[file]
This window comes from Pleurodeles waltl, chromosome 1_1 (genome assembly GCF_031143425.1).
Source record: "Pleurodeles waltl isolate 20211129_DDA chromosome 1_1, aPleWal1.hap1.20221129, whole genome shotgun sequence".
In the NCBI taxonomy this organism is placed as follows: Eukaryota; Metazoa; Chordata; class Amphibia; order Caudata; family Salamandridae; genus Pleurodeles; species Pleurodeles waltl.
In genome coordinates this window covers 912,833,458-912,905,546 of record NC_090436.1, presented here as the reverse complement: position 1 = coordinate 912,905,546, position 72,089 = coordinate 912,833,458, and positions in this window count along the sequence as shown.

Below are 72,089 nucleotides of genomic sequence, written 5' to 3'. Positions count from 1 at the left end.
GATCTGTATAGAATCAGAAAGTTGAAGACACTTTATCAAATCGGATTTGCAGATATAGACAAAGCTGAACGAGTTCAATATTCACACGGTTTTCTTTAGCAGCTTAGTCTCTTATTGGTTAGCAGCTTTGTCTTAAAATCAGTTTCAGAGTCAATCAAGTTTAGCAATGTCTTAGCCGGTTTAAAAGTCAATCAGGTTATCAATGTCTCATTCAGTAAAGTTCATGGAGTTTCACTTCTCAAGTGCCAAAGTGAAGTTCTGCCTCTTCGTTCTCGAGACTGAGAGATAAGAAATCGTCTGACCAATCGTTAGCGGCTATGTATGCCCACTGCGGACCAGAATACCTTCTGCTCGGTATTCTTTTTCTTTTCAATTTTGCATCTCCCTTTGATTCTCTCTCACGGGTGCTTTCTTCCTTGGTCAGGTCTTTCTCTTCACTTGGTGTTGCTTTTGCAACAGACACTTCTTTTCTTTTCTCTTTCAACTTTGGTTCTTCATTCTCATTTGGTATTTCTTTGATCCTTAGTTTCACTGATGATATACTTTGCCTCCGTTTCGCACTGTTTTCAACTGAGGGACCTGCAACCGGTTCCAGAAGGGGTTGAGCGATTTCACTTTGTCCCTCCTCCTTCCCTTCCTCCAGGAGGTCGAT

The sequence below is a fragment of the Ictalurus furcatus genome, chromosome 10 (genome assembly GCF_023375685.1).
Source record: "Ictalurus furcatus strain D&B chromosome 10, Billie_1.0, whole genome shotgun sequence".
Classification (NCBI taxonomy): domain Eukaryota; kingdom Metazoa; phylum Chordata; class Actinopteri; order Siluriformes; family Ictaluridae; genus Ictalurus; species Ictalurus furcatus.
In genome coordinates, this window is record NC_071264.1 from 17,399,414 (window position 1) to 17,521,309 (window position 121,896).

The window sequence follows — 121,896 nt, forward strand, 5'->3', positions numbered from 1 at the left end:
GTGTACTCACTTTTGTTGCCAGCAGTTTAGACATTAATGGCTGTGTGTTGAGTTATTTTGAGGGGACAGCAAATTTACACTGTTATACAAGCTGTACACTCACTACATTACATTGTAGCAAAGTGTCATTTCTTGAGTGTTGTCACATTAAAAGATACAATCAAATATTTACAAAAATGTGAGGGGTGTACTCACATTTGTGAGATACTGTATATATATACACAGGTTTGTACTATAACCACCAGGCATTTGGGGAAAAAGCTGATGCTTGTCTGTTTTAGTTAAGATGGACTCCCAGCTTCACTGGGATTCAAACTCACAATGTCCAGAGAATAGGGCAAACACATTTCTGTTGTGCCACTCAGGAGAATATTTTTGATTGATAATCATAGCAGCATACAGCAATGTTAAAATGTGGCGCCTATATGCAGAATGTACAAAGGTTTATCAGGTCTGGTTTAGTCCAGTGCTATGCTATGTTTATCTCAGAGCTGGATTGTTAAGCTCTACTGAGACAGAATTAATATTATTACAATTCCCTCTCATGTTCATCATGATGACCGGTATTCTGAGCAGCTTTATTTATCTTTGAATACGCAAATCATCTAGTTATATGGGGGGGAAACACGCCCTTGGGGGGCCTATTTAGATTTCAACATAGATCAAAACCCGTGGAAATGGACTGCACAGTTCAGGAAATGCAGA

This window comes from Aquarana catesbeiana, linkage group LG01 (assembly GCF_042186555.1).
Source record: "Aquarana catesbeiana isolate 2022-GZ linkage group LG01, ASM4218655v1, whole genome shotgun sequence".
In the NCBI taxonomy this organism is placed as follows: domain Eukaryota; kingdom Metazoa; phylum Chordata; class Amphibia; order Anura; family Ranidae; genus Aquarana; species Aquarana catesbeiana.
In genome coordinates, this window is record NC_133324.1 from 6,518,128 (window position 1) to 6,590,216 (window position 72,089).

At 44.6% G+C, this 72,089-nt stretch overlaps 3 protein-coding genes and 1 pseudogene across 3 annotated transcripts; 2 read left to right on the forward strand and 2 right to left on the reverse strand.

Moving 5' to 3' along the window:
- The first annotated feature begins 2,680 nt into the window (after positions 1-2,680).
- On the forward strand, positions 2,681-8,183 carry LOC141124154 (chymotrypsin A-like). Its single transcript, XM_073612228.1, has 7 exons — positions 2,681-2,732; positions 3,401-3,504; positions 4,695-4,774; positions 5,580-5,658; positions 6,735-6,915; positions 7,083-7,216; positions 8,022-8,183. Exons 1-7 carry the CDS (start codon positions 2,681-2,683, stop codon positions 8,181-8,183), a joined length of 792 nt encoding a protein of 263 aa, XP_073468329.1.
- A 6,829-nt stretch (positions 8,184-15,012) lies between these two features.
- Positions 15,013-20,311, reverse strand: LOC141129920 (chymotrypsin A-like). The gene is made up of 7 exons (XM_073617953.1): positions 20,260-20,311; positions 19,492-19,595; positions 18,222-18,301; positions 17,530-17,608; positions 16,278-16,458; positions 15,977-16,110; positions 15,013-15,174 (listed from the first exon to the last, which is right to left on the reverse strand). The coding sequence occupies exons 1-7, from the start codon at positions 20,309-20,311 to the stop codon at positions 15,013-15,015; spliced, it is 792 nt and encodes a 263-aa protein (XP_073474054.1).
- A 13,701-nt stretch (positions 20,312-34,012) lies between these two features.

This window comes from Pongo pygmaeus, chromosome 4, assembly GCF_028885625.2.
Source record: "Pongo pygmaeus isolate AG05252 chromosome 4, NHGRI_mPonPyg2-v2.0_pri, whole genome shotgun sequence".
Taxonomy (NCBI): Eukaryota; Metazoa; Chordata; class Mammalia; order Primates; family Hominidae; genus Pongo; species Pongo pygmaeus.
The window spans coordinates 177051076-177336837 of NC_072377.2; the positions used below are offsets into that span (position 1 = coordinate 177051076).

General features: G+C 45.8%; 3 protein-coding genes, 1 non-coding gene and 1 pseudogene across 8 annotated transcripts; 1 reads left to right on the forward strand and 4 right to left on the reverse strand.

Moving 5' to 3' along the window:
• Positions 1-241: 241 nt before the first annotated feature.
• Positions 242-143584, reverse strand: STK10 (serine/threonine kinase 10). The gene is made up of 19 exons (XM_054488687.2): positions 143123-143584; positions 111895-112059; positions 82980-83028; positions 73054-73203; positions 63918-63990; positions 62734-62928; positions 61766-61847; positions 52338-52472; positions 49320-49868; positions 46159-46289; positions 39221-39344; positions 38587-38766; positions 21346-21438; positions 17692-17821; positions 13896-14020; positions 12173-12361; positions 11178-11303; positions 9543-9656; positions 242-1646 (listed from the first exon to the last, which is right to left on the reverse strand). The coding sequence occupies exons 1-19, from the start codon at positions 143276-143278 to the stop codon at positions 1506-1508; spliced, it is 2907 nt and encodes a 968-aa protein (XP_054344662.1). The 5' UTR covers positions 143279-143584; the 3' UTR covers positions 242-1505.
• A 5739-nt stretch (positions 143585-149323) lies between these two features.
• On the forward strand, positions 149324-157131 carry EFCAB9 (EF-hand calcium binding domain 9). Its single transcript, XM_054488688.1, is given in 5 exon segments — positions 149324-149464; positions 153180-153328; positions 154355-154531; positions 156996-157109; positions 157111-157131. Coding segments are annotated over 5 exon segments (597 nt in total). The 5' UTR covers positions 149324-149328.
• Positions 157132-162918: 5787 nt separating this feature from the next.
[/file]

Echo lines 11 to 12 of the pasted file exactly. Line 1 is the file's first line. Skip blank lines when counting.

The window sequence follows — 121,896 nt, forward strand, 5'->3', positions numbered from 1 at the left end:
GTGTACTCACTTTTGTTGCCAGCAGTTTAGACATTAATGGCTGTGTGTTGAGTTATTTTGAGGGGACAGCAAATTTACACTGTTATACAAGCTGTACACTCACTACATTACATTGTAGCAAAGTGTCATTTCTTGAGTGTTGTCACATTAAAAGATACAATCAAATATTTACAAAAATGTGAGGGGTGTACTCACATTTGTGAGATACTGTATATATATACACAGGTTTGTACTATAACCACCAGGCATTTGGGGAAAAAGCTGATGCTTGTCTGTTTTAGTTAAGATGGACTCCCAGCTTCACTGGGATTCAAACTCACAATGTCCAGAGAATAGGGCAAACACATTTCTGTTGTGCCACTCAGGAGAATATTTTTGATTGATAATCATAGCAGCATACAGCAATGTTAAAATGTGGCGCCTATATGCAGAATGTACAAAGGTTTATCAGGTCTGGTTTAGTCCAGTGCTATGCTATGTTTATCTCAGAGCTGGATTGTTAAGCTCTACTGAGACAGAATTAATATTATTACAATTCCCTCTCATGTTCATCATGATGACCGGTATTCTGAGCAGCTTTATTTATCTTTGAATACGCAAATCATCTAGTTATATGGGGGGGAAACACGCCCTTGGGGGGCCTATTTAGATTTCAACATAGATCAAAACCCGTGGAAATGGACTGCACAGTTCAGGAAATGCAGA